Imagine that you could eat lunch by just lying out in the sun? That’s what these green hydras (Hydra virdissima) are doing after moving from their Washington Park Arboretum pond to one of my small desktop aquaria. Green hydras are phototrophic, congregating in areas with highest light to energize their symbiotic green algae. These little fellows looped over and over up a stem to congregate at the top, which was about 2 cm below the surface under an LED desk lamp. Then they clustered together like tourists on a beach in Miami, soaking up the rays.
My problem: How do I photograph this coelenterate tailgate party??? The little stem was about 3 cm from the glass, out of range of microscope lens-based magnifiers and too small to magnify well with a cell phone on macro. The macro setting on my old Canon point-and-shoot doesn’t go beyond 4X. I don’t have one of those new digital 10X microscope cameras. Nor do I have a bellows and sophisticated ultramacro lens for my digital SLR. So how was I to record this event?
I used a Canon EOS digital SLR (half-frame sensor) with a Tamron 18-50 mm lens (about 35-85 mm 35mm equivalent) at ISO 1600, f/5 at 1/30 second and 50 mm setting. Then I added one of my favorite lenses, the Vivitar Series 1 10X macro close-up lens.
The Vivitar Series 1 lenses are old 35 mm lenses dating from 1975-1995. Vivitar sold aftermarket lenses that they had made by various manufacturers. Consequently, the quality varied from mediocre to superb. A couple, like the 70-210 macro, became legendary and were some of the best lenses of the 20th century.
The 10X closeup lens is a big old single hunk of glass that must be 1 cm thick in the center. Coated and sharp, it has nothing even resembling a flat field, but for non-planar subjects like flowers, insects, and wriggly pond things, it can create some superb images. It was typically sold in a set of four in a nice pouch; these can be found on Amazon or eBay for less than $20.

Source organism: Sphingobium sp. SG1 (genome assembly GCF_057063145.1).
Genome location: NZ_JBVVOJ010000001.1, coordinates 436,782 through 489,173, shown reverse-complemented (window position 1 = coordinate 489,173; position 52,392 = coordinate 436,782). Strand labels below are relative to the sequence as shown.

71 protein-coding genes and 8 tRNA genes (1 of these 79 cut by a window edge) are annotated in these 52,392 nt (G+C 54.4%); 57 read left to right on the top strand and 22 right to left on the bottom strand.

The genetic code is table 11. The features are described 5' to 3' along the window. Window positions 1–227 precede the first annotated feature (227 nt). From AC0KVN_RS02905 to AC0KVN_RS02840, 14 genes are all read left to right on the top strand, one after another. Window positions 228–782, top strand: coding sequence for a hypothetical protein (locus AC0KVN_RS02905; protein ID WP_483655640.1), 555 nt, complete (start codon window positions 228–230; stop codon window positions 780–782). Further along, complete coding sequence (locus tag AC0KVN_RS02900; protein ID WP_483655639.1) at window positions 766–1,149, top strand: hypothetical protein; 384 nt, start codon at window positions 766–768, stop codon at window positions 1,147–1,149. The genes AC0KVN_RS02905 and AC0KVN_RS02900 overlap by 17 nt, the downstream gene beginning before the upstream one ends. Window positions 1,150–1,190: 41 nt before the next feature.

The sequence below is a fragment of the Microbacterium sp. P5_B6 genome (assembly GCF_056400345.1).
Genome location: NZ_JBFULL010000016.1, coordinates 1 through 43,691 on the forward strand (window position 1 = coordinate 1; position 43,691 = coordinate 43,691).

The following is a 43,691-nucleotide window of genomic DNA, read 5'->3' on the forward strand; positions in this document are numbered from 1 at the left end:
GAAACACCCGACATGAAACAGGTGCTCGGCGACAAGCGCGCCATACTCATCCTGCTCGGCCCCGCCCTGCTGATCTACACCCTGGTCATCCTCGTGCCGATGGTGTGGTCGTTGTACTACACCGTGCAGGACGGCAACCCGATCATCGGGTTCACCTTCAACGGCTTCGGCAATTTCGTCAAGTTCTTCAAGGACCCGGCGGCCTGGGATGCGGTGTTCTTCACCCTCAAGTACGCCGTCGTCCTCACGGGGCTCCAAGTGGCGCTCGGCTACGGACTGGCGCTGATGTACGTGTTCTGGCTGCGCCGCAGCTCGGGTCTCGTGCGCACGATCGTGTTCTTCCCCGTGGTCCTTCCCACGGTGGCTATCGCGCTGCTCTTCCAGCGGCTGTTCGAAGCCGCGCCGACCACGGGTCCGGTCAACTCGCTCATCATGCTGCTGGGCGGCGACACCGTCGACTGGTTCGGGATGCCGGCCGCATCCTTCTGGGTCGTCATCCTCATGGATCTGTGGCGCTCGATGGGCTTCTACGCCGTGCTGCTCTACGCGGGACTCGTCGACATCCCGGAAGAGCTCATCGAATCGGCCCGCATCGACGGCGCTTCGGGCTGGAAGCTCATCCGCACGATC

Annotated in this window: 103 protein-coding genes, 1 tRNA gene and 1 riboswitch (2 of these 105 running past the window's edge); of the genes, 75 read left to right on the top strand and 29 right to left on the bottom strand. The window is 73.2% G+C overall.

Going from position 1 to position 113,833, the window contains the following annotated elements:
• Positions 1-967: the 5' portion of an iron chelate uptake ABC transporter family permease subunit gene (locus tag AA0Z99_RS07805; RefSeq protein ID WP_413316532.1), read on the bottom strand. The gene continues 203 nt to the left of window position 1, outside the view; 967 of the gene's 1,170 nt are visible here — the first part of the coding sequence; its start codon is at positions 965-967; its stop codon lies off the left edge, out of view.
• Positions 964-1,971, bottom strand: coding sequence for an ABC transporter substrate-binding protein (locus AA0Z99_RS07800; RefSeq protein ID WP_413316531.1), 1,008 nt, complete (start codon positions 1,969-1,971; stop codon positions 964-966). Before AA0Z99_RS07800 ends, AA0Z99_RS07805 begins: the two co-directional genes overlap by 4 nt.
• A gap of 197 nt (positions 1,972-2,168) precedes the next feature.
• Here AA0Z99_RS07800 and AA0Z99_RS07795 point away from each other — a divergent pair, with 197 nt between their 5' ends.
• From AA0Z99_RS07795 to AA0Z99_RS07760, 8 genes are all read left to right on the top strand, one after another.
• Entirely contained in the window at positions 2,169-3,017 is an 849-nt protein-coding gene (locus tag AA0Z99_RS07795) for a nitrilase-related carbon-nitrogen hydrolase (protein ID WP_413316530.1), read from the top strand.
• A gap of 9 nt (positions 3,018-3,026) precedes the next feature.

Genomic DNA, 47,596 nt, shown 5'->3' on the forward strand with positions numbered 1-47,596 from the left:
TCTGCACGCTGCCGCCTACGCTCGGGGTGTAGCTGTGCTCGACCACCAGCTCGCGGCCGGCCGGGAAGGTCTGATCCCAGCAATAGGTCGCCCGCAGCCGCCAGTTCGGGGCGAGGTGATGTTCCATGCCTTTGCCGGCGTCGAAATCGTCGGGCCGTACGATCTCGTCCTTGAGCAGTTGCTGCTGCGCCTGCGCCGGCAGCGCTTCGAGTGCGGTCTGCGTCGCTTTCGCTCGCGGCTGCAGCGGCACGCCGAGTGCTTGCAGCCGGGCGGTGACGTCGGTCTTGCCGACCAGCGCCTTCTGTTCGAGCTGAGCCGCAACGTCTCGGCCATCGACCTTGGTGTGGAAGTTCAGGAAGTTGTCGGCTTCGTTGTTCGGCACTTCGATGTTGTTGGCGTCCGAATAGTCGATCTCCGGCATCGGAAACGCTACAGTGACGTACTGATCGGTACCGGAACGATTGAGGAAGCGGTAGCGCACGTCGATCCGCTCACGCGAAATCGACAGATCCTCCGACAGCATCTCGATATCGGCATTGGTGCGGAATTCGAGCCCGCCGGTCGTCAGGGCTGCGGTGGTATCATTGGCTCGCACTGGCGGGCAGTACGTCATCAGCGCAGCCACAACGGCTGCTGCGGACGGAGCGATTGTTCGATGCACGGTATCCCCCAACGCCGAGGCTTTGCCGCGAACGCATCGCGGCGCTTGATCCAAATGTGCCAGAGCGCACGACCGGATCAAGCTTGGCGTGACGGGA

Using this combination, I was able to do a 10X image from 3cm away through a light film of algae on the glass, then crop to about 15X. I used manual focus at maximum magnification, then took about forty images hand-held on a box through the plane of focus. I didn’t try stacking, as the arms move slowly.
Posting this on Facebook’s Amateur Microscopy site brought up a number of responses, some enthusiastic and some dubious. This prompted the following thoughts on this lens, older lenses in general, and craftsmanship in photography, whether through the scope or out on the side of a mountain.
In today’s world of computer-designed, aspherical lenses and automatic HDR, we can point even a medium-priced camera anywhere and create a high-quality, flat-field image with better shadow detail than I can see with the naked eye. However, in this world where almost any lens is better than the one Ansel Adams used, I think that we have lost a connection with our lenses and their quirks and individual character. And maybe we have lost an element of creativity, too.
I too started work trying to buy the best and sharpest lenses I could find – Zeiss Sonnars and Tessars and Planars. Then I got into vintage cameras and found myself working with much simpler lenses. Every lens had its personality, and I found that I had to know every one like a member of my family. Then, I could make them sing – and in doing so, I stretched my own knowledge and creativity.